Archive for the 'webhost' Category

FeedBlendr Up For Acquisition

Friday, March 7th, 2008

I am currently looking for someone who is willing to acquire FeedBlendr and take over the operations of the service. It would be up to them whether they kept it publicly-accessible or took the technology and rolled it into part of something else.

Here’s some information if you’re interested in taking over (or just if you like numbers :) )

  • Runs from Amazon EC2, so if you’re willing to add additional instances to the pool, it can scale out.
  • Currently almost 16,000 blends in the database.
  • Those blends are compiled from over 65,000 source feeds.
  • In February (short month), FeedBlendr pushed 150 Gig of data “in” and 200 Gig “out”.
  • Approximately 50 new blends are created each day.
  • According to Compete.com, FeedBlendr gets more than a couple thousand hits a day and growing.
  • The site actually sees a couple hundred page impressions per day — the vast majority of requests are for feeds/blends from the system (that’s the point)
  • The (MySQL) database is hosted externally (on DreamHost!) but you could move it somewhere else (and I’d recommend that you do)
  • DNS is managed from DynDNS, but you could transfer it to anywhere you prefer.

Whoever acquires FeedBlendr will get the following:

  1. The domain “feedblendr.com”,
  2. All code (PHP) that powers the site including the app itself, WordPress templates, site UI,
  3. The database behind the service (including this WordPress-powered blog)
  4. Amazon AMI used to host the site (to be moved to your own S3 bucket and changed over to using your credentials),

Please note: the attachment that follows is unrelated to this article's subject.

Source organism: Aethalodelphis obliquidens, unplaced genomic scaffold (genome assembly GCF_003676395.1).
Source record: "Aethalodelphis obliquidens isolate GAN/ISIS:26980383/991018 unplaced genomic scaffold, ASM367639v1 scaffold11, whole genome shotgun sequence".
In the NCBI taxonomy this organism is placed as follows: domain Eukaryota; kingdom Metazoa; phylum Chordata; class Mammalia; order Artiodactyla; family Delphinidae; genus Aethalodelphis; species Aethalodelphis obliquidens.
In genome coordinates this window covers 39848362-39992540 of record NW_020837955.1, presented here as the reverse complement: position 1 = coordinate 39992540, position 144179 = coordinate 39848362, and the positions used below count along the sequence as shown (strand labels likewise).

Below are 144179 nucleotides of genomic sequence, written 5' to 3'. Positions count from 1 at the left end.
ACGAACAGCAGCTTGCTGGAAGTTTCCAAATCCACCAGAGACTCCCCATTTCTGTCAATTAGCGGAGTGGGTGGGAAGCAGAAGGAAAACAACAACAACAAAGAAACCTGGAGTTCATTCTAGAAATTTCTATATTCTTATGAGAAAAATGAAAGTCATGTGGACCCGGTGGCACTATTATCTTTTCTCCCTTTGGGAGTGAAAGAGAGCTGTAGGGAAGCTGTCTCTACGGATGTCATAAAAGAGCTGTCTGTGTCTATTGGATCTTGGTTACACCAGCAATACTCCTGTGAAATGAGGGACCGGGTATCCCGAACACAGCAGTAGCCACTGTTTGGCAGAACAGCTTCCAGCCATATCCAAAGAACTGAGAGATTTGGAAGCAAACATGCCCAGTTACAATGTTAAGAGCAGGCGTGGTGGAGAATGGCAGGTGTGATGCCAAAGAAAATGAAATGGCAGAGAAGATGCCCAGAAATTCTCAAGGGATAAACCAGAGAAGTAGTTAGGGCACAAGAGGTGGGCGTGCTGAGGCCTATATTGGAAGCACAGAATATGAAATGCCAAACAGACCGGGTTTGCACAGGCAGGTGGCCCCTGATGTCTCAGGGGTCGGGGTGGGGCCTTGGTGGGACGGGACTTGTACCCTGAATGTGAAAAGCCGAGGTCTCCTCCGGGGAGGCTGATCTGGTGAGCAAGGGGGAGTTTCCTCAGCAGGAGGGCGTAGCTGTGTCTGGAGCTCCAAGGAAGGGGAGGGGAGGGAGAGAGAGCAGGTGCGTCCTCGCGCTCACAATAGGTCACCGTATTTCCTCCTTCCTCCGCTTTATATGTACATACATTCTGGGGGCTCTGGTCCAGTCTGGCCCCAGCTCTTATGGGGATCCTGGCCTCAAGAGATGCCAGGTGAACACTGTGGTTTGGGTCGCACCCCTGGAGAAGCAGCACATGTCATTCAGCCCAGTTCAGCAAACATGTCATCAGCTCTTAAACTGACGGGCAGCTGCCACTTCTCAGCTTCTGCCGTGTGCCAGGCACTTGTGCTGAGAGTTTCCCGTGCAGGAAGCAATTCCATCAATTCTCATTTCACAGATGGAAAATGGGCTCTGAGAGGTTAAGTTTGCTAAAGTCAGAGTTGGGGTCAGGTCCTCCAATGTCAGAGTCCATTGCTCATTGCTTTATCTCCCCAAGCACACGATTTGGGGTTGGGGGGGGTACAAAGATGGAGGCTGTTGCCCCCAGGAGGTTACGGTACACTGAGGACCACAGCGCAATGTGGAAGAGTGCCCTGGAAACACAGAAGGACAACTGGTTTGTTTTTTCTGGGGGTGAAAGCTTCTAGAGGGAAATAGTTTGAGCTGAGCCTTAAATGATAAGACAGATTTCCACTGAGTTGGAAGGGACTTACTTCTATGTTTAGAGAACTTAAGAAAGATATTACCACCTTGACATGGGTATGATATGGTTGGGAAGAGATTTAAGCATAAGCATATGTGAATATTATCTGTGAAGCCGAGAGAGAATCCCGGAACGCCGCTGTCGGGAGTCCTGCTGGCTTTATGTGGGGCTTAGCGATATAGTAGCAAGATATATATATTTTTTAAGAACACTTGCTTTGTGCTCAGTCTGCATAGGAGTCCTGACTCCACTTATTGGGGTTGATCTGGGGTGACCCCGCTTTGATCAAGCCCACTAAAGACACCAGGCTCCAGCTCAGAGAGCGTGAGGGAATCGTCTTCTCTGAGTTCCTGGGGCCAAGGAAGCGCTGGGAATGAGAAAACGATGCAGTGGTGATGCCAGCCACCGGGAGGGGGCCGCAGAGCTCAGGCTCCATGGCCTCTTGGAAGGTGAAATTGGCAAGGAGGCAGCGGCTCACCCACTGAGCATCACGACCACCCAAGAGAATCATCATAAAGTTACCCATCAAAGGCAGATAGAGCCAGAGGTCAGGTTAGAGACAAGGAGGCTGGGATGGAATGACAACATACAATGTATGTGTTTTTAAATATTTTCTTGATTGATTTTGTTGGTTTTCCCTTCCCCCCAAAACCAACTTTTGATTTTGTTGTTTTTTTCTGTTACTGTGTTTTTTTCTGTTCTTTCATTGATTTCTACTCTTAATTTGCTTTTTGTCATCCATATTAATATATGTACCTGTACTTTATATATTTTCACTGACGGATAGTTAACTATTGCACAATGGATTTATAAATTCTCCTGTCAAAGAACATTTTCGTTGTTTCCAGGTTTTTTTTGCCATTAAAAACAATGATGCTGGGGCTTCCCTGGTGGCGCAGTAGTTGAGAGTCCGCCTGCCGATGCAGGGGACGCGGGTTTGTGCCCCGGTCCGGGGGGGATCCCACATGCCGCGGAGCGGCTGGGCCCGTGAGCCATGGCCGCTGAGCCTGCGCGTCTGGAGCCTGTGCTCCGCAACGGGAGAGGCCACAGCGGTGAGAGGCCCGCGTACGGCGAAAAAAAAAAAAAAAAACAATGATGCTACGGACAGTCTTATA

5. My assistance transferring everything over to your servers/accounts/control,
  6. Gratitude from the people using the service (and from me).

If you’re interested, please email beau@feedville.com directly.

Ongoing Amazon EC2 Observations

Tuesday, August 21st, 2007

It’s been a couple of months now that FeedBlendr has been hosted with Amazon EC2, and some people have shown interest in hearing more about that experience, so I thought I’d follow up with some observations about EC2 in general and my experiences/configuration in particular.

Here goes:

  1. Dynamic DNS is a SLOW way of faking load balancing. It’s reasonably functional from a normal management perspective, but an emergency situation would not be pretty. Setting your TTLs down to 300 should mean that changes happen pretty quickly, but 48 hours after making changes and removing an instance from my DNS records, I still see requests coming direct to that instance. Amazon, please offer us internal load balancing between instances somehow!
  2. Disposable Instances are something you need to get used to. I’ve already had one instance get itself into trouble because of a “degraded ephemeral data store” (according to an email I received from Amazon). If you’re in the habit of making instances completely disposable then you can just launch a new one and terminate the one with problems.